Brazil’s head coach says Júlio César to Toronto is going to happen

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Though nobody in Toronto seems willing to confirm it, Brazil number one Júlio César appears destined to land with the stockpiling Reds, the final details of his loan from Queens Park Rangers in the process of being worked out.

That’s not rumor. That’s not based on unnamed sources. While speaking to the media about his plans for the March 5 international break, Brazil head coach Luiz Felipe Scolari said César will be in his camp, with a move to Toronto that’s destined to happen giving his number one a better shot at playing time ahead of June’s World Cup.

“Julio is in [the national team], he should be officially introduced to his new club,” Scolari told reporters. “Toronto should be finalizing the last few details … There will be no problem with him.”

The question is what Toronto will be getting. In theory, this is potentially one of the best goalkeepers in MLS, somebody whose regression from his best days with Inter Milan will still put him near the top of Major League Soccer’s talents at his position.

Unfortunately, César has played only one game at club level since April, so there very little evidence to suppose that supposition. Though he’s appeared regularly for Brazil during that time (12 caps), a single appearance last month against Everton means rust may be an issue. At least, if allowing four goals to the Toffees is any indication, César may need some time to return to form.

Whatever match shape César might be in, Toronto’s sure to get a motivated player, something that can be half the battle with some imported talents. Whereas some players come to Major League Soccer expecting an easy times, César can’t afford to make that assumption. If he fails to perform with Toronto this spring, Scolari may have to reevaluate his loyalty to the 34-year-old stopper.

It’s a worry the Brazil boss sounded when talking about MLS’s quality, with Scolari well aware of the number of players who have ben caught off guard by the league’s unique challenges.

“Lots of players arrive in the United States thinking it will be easy and then end up not playing,” Scolari explained, apparently forgetting Toronto is not in the U.S. “They stay for four or five months and then leave. We wish he were playing and now he will be. The MLS is not the end of [a] career.”

For César, a shift to MLS represents the opposite a career-ending move. If there’s any chance he might lose his one-shirt before this summer’s World Cup, this could prolong his international career. Scolari’s been loyal thus far, but he also seems intent on making sure César sees action before June.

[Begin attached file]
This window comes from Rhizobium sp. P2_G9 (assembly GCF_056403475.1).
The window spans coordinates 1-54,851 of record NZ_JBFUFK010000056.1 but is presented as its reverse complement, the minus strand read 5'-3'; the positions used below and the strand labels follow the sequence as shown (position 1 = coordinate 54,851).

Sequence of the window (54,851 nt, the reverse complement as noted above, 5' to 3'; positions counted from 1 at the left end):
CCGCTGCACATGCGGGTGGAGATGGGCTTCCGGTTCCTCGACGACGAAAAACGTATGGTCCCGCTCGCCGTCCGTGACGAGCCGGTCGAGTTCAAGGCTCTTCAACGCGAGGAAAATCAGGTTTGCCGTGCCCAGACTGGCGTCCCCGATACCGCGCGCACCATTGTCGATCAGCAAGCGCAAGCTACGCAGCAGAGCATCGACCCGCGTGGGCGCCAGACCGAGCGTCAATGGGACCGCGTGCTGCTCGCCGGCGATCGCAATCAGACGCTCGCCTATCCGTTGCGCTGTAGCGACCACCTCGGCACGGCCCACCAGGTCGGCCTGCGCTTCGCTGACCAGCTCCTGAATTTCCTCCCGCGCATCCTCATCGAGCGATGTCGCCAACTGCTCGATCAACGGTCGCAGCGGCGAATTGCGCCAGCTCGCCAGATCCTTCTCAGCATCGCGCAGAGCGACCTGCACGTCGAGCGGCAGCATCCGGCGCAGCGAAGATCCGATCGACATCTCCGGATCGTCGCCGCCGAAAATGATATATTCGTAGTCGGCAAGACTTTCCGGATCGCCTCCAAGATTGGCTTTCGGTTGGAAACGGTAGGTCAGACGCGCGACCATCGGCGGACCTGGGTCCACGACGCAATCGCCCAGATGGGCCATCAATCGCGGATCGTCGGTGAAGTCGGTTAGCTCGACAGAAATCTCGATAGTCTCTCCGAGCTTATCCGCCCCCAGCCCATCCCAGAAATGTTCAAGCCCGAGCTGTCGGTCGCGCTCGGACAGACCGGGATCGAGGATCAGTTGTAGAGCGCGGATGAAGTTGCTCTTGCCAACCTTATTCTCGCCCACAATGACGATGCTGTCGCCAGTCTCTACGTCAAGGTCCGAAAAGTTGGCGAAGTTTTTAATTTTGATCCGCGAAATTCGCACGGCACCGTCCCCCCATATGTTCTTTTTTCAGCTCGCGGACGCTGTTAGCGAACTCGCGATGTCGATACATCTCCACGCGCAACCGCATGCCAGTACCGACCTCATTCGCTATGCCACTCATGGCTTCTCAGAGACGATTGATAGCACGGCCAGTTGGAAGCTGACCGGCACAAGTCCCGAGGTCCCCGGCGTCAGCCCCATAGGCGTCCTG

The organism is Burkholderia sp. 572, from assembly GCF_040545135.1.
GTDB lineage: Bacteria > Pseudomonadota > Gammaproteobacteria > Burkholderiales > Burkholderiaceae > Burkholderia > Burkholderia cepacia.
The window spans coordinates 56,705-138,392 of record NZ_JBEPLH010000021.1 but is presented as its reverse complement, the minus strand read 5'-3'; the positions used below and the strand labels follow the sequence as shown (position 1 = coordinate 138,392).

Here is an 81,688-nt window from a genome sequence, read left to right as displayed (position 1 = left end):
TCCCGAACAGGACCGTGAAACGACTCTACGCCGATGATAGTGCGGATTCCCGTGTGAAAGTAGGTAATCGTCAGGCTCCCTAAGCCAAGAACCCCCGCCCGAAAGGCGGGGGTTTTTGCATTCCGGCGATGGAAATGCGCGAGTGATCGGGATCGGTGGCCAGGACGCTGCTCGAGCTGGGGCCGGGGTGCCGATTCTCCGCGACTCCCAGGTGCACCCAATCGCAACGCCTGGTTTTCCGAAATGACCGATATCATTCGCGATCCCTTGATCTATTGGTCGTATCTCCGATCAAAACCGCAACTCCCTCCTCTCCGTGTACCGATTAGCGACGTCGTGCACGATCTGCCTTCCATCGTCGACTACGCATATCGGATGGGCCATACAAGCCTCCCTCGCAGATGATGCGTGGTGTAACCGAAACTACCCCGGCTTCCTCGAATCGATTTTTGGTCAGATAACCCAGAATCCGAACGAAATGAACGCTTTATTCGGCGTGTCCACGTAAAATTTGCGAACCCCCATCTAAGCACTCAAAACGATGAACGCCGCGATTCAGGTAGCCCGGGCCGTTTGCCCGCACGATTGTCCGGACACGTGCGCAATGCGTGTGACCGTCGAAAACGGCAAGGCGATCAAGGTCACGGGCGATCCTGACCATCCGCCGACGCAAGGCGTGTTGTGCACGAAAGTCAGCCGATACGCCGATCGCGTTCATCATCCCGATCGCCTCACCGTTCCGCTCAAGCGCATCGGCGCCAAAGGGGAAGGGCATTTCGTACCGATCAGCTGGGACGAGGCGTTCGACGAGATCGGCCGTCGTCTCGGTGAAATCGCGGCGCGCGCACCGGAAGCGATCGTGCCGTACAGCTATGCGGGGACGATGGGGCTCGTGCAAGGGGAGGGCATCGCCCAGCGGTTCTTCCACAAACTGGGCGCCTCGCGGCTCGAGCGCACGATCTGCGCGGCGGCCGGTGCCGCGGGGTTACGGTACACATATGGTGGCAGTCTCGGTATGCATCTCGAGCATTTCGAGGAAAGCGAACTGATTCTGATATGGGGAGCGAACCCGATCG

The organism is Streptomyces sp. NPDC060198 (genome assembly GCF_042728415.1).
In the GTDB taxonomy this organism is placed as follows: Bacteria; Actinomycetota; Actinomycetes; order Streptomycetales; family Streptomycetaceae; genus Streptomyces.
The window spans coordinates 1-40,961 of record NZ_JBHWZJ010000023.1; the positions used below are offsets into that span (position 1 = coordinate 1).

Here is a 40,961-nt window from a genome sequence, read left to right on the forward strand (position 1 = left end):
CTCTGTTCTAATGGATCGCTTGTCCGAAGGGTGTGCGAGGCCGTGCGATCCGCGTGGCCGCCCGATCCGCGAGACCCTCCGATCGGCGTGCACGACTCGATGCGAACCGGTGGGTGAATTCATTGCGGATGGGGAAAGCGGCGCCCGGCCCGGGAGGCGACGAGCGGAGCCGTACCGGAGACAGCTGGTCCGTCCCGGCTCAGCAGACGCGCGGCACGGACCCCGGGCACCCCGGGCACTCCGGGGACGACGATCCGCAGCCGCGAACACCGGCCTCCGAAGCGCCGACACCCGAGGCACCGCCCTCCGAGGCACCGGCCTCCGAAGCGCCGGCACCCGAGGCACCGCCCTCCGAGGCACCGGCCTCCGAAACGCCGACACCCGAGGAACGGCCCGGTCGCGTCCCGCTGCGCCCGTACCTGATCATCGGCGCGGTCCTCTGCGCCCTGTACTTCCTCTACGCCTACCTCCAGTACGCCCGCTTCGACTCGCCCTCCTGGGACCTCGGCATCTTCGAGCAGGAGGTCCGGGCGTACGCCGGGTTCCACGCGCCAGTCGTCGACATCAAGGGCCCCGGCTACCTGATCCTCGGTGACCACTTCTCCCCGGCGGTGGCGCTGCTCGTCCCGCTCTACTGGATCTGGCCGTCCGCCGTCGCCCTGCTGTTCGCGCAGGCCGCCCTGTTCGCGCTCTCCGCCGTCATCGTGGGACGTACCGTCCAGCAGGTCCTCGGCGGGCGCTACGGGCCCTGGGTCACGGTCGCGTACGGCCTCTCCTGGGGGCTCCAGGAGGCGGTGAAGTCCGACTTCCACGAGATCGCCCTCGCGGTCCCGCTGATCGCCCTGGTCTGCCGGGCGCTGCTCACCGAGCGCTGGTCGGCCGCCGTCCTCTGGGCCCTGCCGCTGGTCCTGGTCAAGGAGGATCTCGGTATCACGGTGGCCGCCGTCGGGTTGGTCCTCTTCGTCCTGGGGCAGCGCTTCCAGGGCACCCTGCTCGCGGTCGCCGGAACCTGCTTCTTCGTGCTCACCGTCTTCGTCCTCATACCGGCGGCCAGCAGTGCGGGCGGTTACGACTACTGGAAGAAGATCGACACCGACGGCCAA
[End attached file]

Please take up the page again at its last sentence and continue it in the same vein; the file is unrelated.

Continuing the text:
The Seleçao No. 1 needs Major League Soccer more than the league needs him, Tim Leiweke’s crucial credibility play at BMO Field making Toronto one of the few places willing to take on the expensive goalkeeper. Having already brought in Michael Bradley and Jermain Defoe, TFC won’t sink or swim with César. César, however, needs the playing time Toronto has to offer.

How that works out against the official MLS books remains to be seen, but according to Scolari, a team that already has four Designated Players is about to another multi-million dollar talent.

Sunderland yet to make approach for Bob Bradley

Bob Bradley
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Former U.S. national team head coach Bob Bradley has emerged as one of the front-runners to take over at Premier League side Sunderland.

However, ProSoccerTalk can confirm that Sunderland have yet to make an approach to his current club, Stabaek, about talking to Bradley, 57, about their vacant managerial positions. But the American coach — who has also been linked with taking over at Norwegian giants Molde — is currently able to speak with other clubs himself as his contract runs out in November.

If Bradley does end up at Stadium of Light, he will become the first American to manage in the Premier League.

[ MORE: Chelsea statement on Mourinho ]

Bradley has led tiny Norwegian outfit Stabaek to second place in the Tippeligaen with four games of the 2015 season remaining, and the former Chicago Fire, New York MetroStars, USMNT and Egypt head coach has worked wonders in just his second season in charge of the modest club in Oslo’s suburbs who were only promoted to Norway’s top-flight for the 2014 campaign.

His current deal runs out at Stabaek in the coming months, with Bradley telling ProSoccerTalk last month that the club believes there “needs to be an opportunity at a higher league” for Bradley and it is clear Stabaek wouldn’t stand in his way if this move came to fruition and he had to leave his role early. He also added that “when we get to the end of the year we will size up everything and figure it out.”

[ SPORTSWORLD: Bradley’s Norwegian journey – “That’s Football” ]